Thomaskutty invites his friends to his newly bought Bungalow to stay there for a while and change the native people's concept of being thought as a Haunted mansion. Thomaskutty invites his friends to his newly bought Bungalow to stay there for a while and change the native people's concept of being thought as a Haunted mansion. Thomaskutty invites his friends to his newly bought Bungalow to stay there for a while and change the native people's concept of being thought as a Haunted mansion.
- 3 User reviews
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- Fr. Dominic
- (as Lakshmi Rai)
- Dr. George Christopher
- All cast & crew
- Production, box office & more at IMDbPro
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- Connections Follows In Harihar Nagar (1990)
User reviews 3
- Sep 15, 2023
- 2010 (India)
- See more company credits at IMDbPro
- Runtime 2 hours 16 minutes
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US presidential polls 2024: Mike Pence drops out of Republican race for White House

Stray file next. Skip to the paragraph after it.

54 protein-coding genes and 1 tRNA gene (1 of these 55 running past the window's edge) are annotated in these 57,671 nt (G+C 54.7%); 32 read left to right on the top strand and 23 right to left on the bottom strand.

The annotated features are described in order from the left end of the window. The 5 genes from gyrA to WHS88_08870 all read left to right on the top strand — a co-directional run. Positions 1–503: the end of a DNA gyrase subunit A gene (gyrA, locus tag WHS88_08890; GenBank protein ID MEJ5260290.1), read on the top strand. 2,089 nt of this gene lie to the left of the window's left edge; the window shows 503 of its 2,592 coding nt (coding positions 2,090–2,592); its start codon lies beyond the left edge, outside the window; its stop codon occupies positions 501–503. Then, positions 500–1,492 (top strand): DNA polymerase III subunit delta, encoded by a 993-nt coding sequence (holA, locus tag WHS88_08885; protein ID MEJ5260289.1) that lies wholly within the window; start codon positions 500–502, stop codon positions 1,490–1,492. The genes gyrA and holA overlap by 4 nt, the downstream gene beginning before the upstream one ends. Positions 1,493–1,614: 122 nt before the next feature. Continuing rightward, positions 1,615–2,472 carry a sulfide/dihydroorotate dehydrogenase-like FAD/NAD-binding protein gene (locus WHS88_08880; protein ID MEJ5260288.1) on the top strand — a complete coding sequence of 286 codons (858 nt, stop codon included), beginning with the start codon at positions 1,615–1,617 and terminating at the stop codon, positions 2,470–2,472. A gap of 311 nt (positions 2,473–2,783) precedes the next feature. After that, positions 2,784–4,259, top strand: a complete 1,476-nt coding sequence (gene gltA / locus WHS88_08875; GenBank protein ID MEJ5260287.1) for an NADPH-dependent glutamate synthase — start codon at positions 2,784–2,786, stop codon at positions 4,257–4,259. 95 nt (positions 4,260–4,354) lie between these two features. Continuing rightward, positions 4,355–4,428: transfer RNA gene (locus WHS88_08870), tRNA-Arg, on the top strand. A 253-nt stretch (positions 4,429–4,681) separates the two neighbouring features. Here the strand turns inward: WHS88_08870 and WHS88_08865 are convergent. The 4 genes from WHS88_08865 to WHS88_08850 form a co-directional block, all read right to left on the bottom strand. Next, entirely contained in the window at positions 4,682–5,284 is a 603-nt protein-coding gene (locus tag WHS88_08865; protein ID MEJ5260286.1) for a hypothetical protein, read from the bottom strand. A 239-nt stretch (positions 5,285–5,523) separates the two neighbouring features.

Former US Vice President Mike Pence ended his cash-strapped presidential campaign on October 28, after struggling for months to convince Republican voters he was the best alternative to the man he once served with unswerving loyalty, Donald Trump. Pence's surprise announcement at the Republican Jewish Coalition donor conference in Las Vegas made him the first big-name candidate to drop out. Trump is the runaway frontrunner in the race. "Traveling over the country over the past six months, I came here to say it's become clear to me: This is not my time. So after much prayer and deliberation, I have decided to suspend my campaign for president effective today," Pence told the audience to gasps and, later, prolonged claps and cheers of support. Pence stopped short of endorsing anyone in his speech but seemed to swipe at his former boss. "I urge all my fellow Republicans here, give our country a Republican standard bearer that will, as Lincoln said, appeal to the better angels of our nature," Pence said, adding it should also be someone who leads the country with "civility." A source close to Pence laughed when asked whether he would endorse Trump. Florida Governor Ron DeSantis and Trump did not mention Pence in their speeches, which came after Pence's announcement. Haley praised Pence as a fighter for America and Israel. DeSantis later posted on social media platform X that Pence was a "principled man of faith." More candidates might soon follow Pence in dropping out, consolidating the wide field of contenders. With more than a half dozen candidates, donors seeking alternatives to Trump have been reticent to open their pocketbooks. Trump's lead is so large it may not matter, however, and contenders also might decide to stay in for longer. No clear-cut alternative has emerged since the DeSantis campaign has languished after a disappointing start. Former U.S. Vice President Mike Pence waves with his wife Karen as he leaves the stage after announcing he is withdrawing from the presidential campaign, during the Republican Jewish Coalition Annual Leadership Summit in Las Vegas on October 28. PENCE'S DOOMED CAMPAIGN Pence, 64, publicly broke with Trump, lambasting the former president for his role in the January 6, 2021, insurrection at the US Capitol. Pence gambled that Republican primary voters would reward him for following the U.S. Constitution rather than Trump's instructions to overturn the 2020 election results when as vice president, he held the ceremonial role of president of the Senate. But Trump's base of supporters never forgave Pence for overseeing the certification of Democrat Joe Biden's election. Trump has built one of the biggest primary leads in U.S. electoral history, according to opinion polls. They show most Republican voters have embraced, or do not care about, Trump's lie that the 2020 election was stolen from him and his efforts to overturn the result. Pence announced his White House bid in June but has failed to attract enough primary voters and donors to sustain a candidacy that has languished in the low single digits in polls. A stolid campaigner short on charisma, Pence was low on cash by October. He failed to catch fire in the first Republican nominating state of Iowa despite spending time and resources there. Pence's third quarter fundraising totals on Oct. 15 showed his campaign was $620,000 in debt, with only $1.2 million cash on hand. That was far less than several better-performing Republican rivals and insufficient for a White House race. In several past elections, former vice presidents who have competed to become the White House nominee have succeeded, including Republican George H.W. Bush in 1988 and Democrat Al Gore in 2000. Biden himself was vice president to former President Barack Obama. But Pence could not overcome the political juggernaut of Trump, along with rivals who appealed more to primary voters and donors, including former South Carolina Governor Nikki Haley and DeSantis. Pence ran as a traditional social and fiscal conservative, and a foreign policy hawk, calling for increased military aid to Ukraine and cuts in welfare spending. His brand of Republicanism has been eclipsed in the Trump era by full-throated populism and "America First" isolationism.